UK - Unite has issued details of the legal action it is taking against Ford over the pensions advice it gave to former employees.
The legal action - expected to start this week - could affect up to 3,000 people who, the union claims, received negligent advice when Visteon took over Ford's component plants in 2000.
In a legal document Unite's legal representation refers to statements in which it said Ford recommended that scheme members transferred their benefits into the smaller Visteon scheme after 1 May, 2000 when their employment was transferred from Ford to Visteon UK.
At the time of transfer the Visteon scheme was underfunded with a deficit of £350m. It entered into Pension Protection Fund assessment period on 31 March, 2009.
In one example stated by the claimants, union convenor David Cannon asked Ford director of personnel Bob Hill in an email in February 2000 to confirm in writing a number of interpretations and assurances that were given to employee representatives at a meeting on 7 February, 2000.
Hill responded: "Visteon would have to set up their own pension fund to mirror the Ford Fund. Ford would transfer funding to the Visteon Fund to adequately cover employees past service entitlements as recommended by an independent actuary."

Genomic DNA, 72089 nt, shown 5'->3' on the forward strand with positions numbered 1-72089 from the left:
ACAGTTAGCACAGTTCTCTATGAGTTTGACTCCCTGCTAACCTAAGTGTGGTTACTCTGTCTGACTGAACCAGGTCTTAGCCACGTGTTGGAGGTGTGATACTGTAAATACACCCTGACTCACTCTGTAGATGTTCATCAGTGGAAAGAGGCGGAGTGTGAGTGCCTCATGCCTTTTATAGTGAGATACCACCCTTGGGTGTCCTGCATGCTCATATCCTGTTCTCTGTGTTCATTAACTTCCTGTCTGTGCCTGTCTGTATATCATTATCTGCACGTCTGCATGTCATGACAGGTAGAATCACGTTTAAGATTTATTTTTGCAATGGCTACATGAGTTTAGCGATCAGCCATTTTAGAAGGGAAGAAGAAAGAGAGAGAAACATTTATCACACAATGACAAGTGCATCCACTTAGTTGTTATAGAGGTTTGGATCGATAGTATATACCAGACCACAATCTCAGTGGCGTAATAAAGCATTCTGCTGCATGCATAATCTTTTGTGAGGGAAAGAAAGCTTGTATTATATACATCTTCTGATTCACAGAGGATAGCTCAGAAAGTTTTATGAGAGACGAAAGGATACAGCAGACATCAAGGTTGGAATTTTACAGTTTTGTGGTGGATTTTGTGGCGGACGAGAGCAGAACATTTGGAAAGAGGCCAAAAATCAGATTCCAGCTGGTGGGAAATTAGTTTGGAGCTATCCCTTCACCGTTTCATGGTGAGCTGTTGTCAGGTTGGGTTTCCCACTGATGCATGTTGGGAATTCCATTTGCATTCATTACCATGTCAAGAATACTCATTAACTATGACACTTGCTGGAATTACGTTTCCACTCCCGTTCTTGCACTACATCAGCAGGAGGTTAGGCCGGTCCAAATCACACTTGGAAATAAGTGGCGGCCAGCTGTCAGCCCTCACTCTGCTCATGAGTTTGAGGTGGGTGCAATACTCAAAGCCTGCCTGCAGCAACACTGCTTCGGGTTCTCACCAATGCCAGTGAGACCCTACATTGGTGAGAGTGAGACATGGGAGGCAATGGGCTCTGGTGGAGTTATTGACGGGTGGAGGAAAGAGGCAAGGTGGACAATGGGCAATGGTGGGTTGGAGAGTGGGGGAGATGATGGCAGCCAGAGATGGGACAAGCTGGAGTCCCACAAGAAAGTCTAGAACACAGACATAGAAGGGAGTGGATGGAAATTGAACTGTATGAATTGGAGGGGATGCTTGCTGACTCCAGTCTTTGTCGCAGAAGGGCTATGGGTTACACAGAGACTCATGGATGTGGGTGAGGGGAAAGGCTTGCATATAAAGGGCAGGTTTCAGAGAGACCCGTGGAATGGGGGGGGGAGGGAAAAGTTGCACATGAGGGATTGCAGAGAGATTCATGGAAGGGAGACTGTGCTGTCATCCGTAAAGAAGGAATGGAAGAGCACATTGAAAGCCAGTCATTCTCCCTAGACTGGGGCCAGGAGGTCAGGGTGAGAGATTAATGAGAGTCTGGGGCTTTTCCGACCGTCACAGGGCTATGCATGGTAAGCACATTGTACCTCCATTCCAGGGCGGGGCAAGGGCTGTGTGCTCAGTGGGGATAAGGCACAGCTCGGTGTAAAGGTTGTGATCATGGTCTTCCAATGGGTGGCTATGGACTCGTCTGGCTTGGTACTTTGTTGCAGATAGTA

In another example, the document said the defendant's (Ford Motor Company's) Pension Office approved and sanctioned a question and answer document that was provided by Visteon to the claimants on or about 18 April, 2000.
The Q&A document stated: "Visteon has committed to mirror the terms and conditions of Ford. This means that not only will your pension be secure but future increase by Ford will be passed on to you."
Unite said the first statement above asserted that pension benefits were guaranteed, while the second asserted that pension benefits were secure - both of which Unite said were wrong.
The claimants said relevant statements were made in circumstances in which Ford knew or should have known that the claimants would place reliance upon them when exercising their options in relation to their pension entitlements and, in particular, on whether or not they would transfer their accrued benefits in the Ford Pension Scheme into the Visteon Scheme.
Unite first threatened legal action in July last year when the union's lawyers wrote to Ford seeking compensation for former Ford employees who transferred to Visteon UK and lost their pension after receiving "misleading" advice from the automotive manufacturer.
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